The sequencing study finds COVID linked to MERS in Swiss bats


Researchers have identified dozens of DNA and RNA viruses in seasonal and migratory species in Switzerland, including a MERS-CoV-linked coronavirus behind Middle Eastern respiratory syndrome.

For an article published in PLOS One Wednesday, a team from the University of Zurich and the Swiss Bat Foundation performed DNA sequencing and RNA sequencing on stool, stool, or organ tissue samples from about 7,000 bats that covering 18 species found at sites in Switzerland over several years. Comparing the sequences in these samples to those of the available databases, they traced representatives from more than three dozen viral families – a set containing viruses in 16 viral families linked to infections in other vertebrate species.

In particular, the team noted, metagenomic sequencing on stool samples collected in one of the bat colonies of Vespertilio murinus considered led to an almost complete genome sequence for a coronavirus that was most closely related to MERS-CoV. . Even so, it remains to be seen whether this virus can spread to other species, as well as the possible consequences of such an infection.

“It will be interesting to study the zoonotic potential of this betacoronavirus to beat and monitor the colony where it has been detected over time because this will allow [us] to assess the accumulation of mutations in the VOC genome in a host natural reservoir, ”co-senior and co-correspondent author Jakub Kubacki, a researcher at the University of Zurich’s Institute of Virology, and his colleagues wrote.

Using common metagenomic DNA sequencing and RNA-seq, the researchers looked for recognizable viral sequences in fresh samples of feces or organ tissue collected from healthy, sick or dead bats in colonies across Switzerland from 2015 to 2020. The bats considered come from 14 species native to Switzerland and four migratory species.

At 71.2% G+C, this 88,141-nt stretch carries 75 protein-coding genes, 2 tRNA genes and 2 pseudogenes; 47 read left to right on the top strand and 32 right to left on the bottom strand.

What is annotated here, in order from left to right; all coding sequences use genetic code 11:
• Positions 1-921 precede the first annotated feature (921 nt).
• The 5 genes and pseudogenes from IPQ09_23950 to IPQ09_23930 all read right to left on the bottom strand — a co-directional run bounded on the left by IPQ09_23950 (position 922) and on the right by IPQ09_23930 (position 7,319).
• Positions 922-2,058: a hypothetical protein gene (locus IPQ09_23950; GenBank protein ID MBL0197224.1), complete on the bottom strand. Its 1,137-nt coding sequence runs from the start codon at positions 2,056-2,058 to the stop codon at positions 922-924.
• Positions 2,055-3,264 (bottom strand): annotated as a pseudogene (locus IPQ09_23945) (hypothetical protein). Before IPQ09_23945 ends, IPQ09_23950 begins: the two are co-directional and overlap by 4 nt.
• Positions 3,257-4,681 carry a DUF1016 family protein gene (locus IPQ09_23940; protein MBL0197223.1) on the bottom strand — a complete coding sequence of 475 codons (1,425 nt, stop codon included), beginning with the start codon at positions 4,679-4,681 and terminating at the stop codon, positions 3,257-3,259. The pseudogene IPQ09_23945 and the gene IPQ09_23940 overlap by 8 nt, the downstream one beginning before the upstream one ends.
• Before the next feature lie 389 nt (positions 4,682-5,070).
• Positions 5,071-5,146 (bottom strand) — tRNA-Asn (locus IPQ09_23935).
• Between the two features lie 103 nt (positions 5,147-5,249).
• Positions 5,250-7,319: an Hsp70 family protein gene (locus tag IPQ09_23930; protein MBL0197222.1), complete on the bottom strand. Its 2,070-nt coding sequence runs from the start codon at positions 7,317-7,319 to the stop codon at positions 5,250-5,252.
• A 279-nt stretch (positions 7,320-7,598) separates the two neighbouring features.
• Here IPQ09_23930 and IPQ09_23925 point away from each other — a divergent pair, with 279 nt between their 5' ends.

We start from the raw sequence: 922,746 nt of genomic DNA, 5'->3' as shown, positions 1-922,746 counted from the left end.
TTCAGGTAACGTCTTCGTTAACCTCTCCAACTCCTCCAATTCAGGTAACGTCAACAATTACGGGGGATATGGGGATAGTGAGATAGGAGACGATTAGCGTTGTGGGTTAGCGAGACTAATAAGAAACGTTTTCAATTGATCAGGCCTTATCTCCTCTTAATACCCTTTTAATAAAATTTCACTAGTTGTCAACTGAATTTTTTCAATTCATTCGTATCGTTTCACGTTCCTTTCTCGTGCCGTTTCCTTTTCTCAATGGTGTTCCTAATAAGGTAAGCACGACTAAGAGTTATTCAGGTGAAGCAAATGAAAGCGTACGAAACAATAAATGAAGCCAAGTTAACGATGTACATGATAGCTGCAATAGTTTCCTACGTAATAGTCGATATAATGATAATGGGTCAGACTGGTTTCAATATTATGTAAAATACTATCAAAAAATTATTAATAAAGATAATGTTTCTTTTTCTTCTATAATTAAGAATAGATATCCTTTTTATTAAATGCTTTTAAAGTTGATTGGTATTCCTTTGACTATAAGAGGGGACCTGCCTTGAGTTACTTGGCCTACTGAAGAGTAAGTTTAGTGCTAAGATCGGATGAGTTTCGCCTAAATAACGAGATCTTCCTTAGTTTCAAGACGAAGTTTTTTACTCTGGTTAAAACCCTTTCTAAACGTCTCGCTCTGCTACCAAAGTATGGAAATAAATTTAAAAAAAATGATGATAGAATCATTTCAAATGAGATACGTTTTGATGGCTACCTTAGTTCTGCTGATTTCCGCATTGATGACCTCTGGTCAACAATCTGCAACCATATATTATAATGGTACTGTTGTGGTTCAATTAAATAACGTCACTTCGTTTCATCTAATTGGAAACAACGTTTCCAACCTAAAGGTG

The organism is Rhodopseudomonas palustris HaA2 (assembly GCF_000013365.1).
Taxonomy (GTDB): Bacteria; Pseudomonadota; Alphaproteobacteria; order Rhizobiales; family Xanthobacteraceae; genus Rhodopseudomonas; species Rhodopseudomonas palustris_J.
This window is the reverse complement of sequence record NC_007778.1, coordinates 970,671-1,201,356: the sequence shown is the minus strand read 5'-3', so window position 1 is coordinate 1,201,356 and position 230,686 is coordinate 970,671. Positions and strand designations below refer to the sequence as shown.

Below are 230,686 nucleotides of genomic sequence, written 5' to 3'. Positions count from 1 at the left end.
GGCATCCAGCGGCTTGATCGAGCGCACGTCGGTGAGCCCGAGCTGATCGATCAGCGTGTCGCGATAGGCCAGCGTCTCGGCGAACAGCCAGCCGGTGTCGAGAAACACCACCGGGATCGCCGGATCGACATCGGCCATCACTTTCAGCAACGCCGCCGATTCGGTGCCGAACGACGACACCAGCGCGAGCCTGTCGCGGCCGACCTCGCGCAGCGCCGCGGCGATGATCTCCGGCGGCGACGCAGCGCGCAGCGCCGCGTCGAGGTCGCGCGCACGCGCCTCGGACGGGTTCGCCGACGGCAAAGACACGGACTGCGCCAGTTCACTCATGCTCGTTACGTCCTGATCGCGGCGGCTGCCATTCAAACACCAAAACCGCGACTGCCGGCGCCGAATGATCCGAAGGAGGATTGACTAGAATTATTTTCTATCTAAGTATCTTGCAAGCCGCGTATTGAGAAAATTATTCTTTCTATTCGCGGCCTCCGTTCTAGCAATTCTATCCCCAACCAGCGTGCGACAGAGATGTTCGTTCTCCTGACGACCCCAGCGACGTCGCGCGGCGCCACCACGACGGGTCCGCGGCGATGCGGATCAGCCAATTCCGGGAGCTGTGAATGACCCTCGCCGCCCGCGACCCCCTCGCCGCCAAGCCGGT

With these sequences, the team took a look at the viruses found in Swiss bats in general, as well as the virus characteristics that differed between bats from different sites, species, sample types, and so on. While most vertebrate-related viral sequences come from the Circoviridae family, for example, the tested bats also carried viruses from the Genomoviridae, Coronaviridae, and Adenoviridae families, with viral families previously reported in insects, plants, or fungi.


In an email, Kubacki called next-generation sequencing, or NGS, “ideal for studying the so-called virus, the totality of viruses present in a specific environment,” and said that the University of Zurich “is the first laboratory of Swiss veterinary diagnostics to offer NGS for diagnostic purposes, in particular for unknown causes of disease, herd screening, and to monitor or detect new viruses in environmental samples. “

“Metagenomic analysis of ground stool samples from bat colonies represents an ideal non-invasive high-flow method to monitor the complexity of viral genome diversity,” he and his co-authors reasoned. “It also allows us to detect viruses with zoonotic potential and to assess the potential risk for their transmission to other species including humans.”

The team’s analysis revealed sequences corresponding to 39 viral families, including coronavirus, adenovirus, hepevirus, rotavirus and parvovirus. The collection included sequences that were aligned with 16 viral families previously found in other vertebrate hosts, highlighting the zoonotic potential of viruses carried by bats.

“Human interaction with wildlife is one of the main contributors to zoonotic spillover and this impact needs to be re-evaluated,” the authors wrote, noting that the “first assessment of the Swiss bat virus” forms a platform for future in-depth studies to investigate changes in virus prevalence, virus biology, virus-host interaction and virus emergence. “

This story first appeared in our sister publication, GenomeWeb.

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